At the start of the pandemic, Karen Collard’s mother-in-law, Judy, moved into an aged care facility.
She’d had a bad fall and her mind was starting to muddle from Alzheimer’s.
“She used to spend one day a week with my boys, looking after them while I was working, and then she wasn’t able to come over anymore,” Ms Collard told The New Daily.
Her boys really missed seeing their grandma. They call her Nana Joode.
On her husband’s birthday, Ms Collard snapped a photo of her family celebrating at home.
Nana Joode Zoom’d in from her aged care facility and together they sang Happy Birthday.
The picture is one of 237 submissions (and counting) to Momentous, a digital collection of stories from the past two years.
“I think it’s really important for the kids, and future generations as well, to understand what it was like during this time period and how people got by,” Ms Collard explained.
“Even though life was pretty awful, we could still communicate, you know?
“It’s the simple things that made the difference.”
The National Museum of Australia (NMA) started Momentous as a response to the 2019-2020 bushfire season. Staff personally affected by the fires knew they wanted to create a space for the public to express themselves.
They created a Facebook page where people could share messages, pictures, and videos. Despite the devastation, there was community.
“We didn’t have any kind of longer-term ambition in mind at that stage,” Libby Stewart, a senior curator at NMA, told The New Daily.
But when COVID-19 reared its ugly head, staff decided to create a second Facebook page for people to share their thoughts about the pandemic.
“That’s where the idea for Momentous came from – we would create this [separate] platform, which would be a form of digital collecting for us that would continue into the future,” she said.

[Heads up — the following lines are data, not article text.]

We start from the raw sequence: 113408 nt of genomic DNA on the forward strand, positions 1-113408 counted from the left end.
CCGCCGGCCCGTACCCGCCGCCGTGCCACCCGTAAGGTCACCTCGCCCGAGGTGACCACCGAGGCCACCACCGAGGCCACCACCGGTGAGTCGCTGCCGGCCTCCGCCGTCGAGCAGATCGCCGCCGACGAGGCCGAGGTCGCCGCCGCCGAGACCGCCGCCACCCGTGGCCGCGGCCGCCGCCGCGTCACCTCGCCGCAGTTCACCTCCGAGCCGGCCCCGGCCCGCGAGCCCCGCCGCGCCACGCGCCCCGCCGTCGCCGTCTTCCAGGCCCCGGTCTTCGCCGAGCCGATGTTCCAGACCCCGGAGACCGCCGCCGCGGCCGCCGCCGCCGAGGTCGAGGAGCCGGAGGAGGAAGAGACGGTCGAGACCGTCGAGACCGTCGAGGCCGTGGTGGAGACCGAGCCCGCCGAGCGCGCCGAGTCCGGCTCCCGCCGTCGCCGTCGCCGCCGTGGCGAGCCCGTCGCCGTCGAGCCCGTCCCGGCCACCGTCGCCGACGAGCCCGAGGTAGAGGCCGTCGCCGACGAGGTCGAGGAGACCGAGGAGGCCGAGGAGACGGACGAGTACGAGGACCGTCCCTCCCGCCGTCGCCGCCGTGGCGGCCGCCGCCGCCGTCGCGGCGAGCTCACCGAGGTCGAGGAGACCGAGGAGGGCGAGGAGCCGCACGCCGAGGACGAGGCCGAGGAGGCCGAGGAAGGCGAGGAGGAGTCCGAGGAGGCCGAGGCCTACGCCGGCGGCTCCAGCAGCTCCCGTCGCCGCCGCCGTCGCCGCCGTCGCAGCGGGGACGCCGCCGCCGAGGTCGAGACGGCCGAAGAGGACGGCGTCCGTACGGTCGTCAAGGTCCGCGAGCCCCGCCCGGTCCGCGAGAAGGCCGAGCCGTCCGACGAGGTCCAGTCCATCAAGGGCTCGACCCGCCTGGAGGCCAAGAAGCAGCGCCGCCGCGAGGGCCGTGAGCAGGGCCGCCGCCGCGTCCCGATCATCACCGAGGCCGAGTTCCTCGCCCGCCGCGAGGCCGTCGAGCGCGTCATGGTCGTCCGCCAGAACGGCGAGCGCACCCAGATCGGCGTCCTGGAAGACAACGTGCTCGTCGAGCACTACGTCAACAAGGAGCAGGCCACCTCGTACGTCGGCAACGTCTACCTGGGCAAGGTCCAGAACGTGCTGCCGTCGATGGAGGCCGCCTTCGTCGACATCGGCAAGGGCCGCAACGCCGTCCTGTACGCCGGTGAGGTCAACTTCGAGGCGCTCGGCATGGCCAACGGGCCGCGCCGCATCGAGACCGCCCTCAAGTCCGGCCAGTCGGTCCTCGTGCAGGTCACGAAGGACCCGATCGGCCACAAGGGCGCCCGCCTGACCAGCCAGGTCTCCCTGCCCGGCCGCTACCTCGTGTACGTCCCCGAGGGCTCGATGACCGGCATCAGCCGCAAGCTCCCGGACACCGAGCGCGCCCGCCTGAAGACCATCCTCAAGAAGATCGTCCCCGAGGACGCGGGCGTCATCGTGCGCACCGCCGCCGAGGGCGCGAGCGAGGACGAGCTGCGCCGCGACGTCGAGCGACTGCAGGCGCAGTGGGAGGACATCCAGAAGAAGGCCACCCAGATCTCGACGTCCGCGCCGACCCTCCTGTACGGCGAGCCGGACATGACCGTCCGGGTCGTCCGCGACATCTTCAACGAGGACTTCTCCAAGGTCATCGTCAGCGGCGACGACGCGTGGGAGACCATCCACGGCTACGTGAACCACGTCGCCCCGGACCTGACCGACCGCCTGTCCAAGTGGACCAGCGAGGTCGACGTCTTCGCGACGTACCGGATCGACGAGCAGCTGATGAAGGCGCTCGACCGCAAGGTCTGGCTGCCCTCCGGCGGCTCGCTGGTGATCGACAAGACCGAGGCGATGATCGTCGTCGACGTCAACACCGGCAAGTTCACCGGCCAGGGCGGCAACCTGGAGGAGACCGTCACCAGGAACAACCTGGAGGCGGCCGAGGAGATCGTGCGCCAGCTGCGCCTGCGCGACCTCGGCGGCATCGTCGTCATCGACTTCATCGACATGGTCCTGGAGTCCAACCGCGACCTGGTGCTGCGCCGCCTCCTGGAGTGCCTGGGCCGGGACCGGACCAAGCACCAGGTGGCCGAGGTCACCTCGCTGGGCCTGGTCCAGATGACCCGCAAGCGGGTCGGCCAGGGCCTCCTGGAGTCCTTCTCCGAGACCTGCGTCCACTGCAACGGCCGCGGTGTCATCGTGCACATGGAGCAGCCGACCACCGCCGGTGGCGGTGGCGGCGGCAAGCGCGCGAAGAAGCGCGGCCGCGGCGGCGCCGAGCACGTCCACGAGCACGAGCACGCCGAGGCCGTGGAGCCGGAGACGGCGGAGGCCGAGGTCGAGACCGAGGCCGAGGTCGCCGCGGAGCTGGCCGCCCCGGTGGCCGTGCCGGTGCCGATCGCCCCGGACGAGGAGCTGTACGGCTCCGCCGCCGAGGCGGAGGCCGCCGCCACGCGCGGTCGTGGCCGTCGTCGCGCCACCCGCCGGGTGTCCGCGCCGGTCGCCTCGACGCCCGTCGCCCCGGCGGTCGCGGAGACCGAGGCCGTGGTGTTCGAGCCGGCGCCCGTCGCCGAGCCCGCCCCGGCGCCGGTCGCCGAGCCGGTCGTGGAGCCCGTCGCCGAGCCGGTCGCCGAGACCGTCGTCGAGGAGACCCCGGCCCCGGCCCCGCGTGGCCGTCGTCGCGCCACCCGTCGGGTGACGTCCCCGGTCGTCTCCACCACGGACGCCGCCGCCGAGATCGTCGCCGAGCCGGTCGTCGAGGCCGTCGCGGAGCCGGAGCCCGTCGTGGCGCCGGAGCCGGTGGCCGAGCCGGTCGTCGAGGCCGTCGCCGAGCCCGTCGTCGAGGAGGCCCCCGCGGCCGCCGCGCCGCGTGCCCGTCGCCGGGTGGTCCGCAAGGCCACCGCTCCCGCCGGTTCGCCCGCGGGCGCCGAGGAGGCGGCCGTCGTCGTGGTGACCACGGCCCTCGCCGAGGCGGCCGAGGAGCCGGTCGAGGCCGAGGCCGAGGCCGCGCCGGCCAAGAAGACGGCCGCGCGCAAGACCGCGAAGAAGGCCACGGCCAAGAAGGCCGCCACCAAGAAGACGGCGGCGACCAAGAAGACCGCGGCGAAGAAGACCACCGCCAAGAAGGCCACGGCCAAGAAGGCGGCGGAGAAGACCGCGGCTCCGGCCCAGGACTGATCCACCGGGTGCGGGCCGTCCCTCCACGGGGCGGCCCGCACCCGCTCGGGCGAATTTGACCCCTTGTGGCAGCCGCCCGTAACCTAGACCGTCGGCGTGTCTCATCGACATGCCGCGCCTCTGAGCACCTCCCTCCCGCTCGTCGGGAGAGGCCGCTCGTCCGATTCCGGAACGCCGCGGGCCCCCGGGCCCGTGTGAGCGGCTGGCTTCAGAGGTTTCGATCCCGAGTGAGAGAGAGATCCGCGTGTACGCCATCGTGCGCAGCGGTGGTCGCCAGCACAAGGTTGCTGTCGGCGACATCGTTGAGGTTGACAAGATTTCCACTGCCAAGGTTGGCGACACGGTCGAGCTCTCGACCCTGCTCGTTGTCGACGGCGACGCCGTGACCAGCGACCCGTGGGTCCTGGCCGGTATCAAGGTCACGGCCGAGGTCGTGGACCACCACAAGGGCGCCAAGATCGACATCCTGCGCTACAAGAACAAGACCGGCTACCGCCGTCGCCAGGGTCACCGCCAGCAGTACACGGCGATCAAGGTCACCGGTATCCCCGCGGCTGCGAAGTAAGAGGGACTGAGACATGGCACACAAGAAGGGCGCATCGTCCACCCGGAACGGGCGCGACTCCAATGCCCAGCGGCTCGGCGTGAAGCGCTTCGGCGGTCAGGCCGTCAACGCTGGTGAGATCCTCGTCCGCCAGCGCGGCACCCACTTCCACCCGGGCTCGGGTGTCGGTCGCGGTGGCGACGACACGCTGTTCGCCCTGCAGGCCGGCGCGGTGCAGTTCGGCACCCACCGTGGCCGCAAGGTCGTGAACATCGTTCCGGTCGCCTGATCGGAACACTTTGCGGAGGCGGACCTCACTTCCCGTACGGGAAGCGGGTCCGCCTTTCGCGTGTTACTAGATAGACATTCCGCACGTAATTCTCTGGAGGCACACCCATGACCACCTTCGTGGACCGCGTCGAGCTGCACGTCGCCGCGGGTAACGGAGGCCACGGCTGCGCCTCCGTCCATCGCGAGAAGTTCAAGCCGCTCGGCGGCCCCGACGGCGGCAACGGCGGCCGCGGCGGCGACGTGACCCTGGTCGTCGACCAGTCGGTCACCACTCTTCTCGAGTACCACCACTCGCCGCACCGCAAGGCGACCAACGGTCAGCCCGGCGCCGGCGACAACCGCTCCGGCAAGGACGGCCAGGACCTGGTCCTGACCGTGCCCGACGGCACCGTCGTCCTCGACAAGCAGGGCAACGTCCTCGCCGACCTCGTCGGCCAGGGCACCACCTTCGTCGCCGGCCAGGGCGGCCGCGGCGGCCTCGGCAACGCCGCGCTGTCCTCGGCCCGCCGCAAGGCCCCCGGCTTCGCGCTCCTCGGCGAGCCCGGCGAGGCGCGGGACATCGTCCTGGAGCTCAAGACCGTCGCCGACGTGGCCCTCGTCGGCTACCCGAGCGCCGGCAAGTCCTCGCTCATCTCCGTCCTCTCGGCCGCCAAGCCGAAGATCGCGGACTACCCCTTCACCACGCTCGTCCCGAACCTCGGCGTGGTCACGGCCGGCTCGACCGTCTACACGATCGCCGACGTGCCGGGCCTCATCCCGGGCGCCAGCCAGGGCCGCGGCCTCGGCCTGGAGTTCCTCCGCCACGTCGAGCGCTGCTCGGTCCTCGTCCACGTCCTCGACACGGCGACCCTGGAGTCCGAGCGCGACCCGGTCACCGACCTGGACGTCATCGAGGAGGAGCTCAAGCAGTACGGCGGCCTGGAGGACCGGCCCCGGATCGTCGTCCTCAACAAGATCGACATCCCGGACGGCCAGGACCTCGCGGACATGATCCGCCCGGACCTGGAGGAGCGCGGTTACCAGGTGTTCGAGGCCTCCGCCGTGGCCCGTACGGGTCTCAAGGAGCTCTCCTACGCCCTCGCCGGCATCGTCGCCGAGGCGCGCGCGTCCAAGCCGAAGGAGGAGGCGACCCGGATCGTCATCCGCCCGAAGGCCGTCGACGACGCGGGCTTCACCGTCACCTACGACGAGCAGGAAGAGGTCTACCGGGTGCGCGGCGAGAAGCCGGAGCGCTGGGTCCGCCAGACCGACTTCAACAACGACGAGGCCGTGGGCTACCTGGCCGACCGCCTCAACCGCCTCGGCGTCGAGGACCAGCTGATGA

Artist Nicole Kemp submitted pictures of an embroidered quilt she stitched together.
One week, the arts and crafts teacher tasked her students (over Zoom) to use a small piece of calico fabric to stitch their response to what was happening around the world.
“That’s how it started – as a challenge,” Ms Kemp told The New Daily. “In my case, though, I just kept doing it all the time.”
She did a lot of other things to keep herself busy, but always returned to the quilt. It was her way to cope when her brain was “freaking out” over daily case numbers in Victoria.
She worked on the quilt for almost a year, starting in March 2020 and completing it in January this year.
For staff, the opening of Momentous was a first. They weren’t sure how it was going to turn out, or if they were emotionally prepared to work through people’s trauma while living with their own.
“But we’ve tapped into a community that’s all dealing with the same stuff,” Ms Stewart said. “We’re not just dealing with this on our own or doing this on our own. We’re doing it as a community and that’s really helpful.”
There’s one square on the quilt that captures an unmistakable sense of dread, one we are all familiar with.
“It’s very simple – black and white – my hands are up on my head, holding my ears on both sides, and there are numbers and words around me,” Ms Kemp explained.
Lockdown. Stay? Mask. News. 77 cases.
There’s also the choice between pizza or Thai for dinner … again.
She said she stitched the square when cases numbers were back on the rise in Victoria.
“It got to about 60 [cases] and then three days after that, you just knew another lockdown was going to happen. That’s when I made that square,” Ms Kemp shared.
Like the quilt, Momentous is a timeline of the pandemic. Initially, staff received a lot of community-focused submissions, like pictures of Teddy bears in windows and people going on walks.
Then it was life in lockdown.
Dr Kate Fitz-Gibbon, associate professor of criminology at Monash University, submitted a picture of herself in a virtual meeting, along with her three young children.
The picture was taken in August 2021 by her husband.
Speaking to The New Daily, Dr Fitz-Gibbon explained it had been one of those long days in lockdown.
“[My husband] was looking after our trio and they all just came along and wanted to be involved in Mummy’s work, as little people often do,” she shared.
Despite the sudden arrival of her children, Dr Fitz-Gibbon said everybody in her meeting just got on with it.
“So many of my colleagues were so understanding of three little people popping up at random times during this period,” she said.
Her trio consists of four-year-old twins William and Matilda and her son Edward, who is two.
Dr Fitz-Gibbon is deeply moved by the visual reminders of what the past two years have been like and the sense of community it inspires.
“I think so many parents have the daily juggle of children, but it just became really visible during this time because they were home and their kids were around,” she said.
“And that’s something I’m really grateful for.”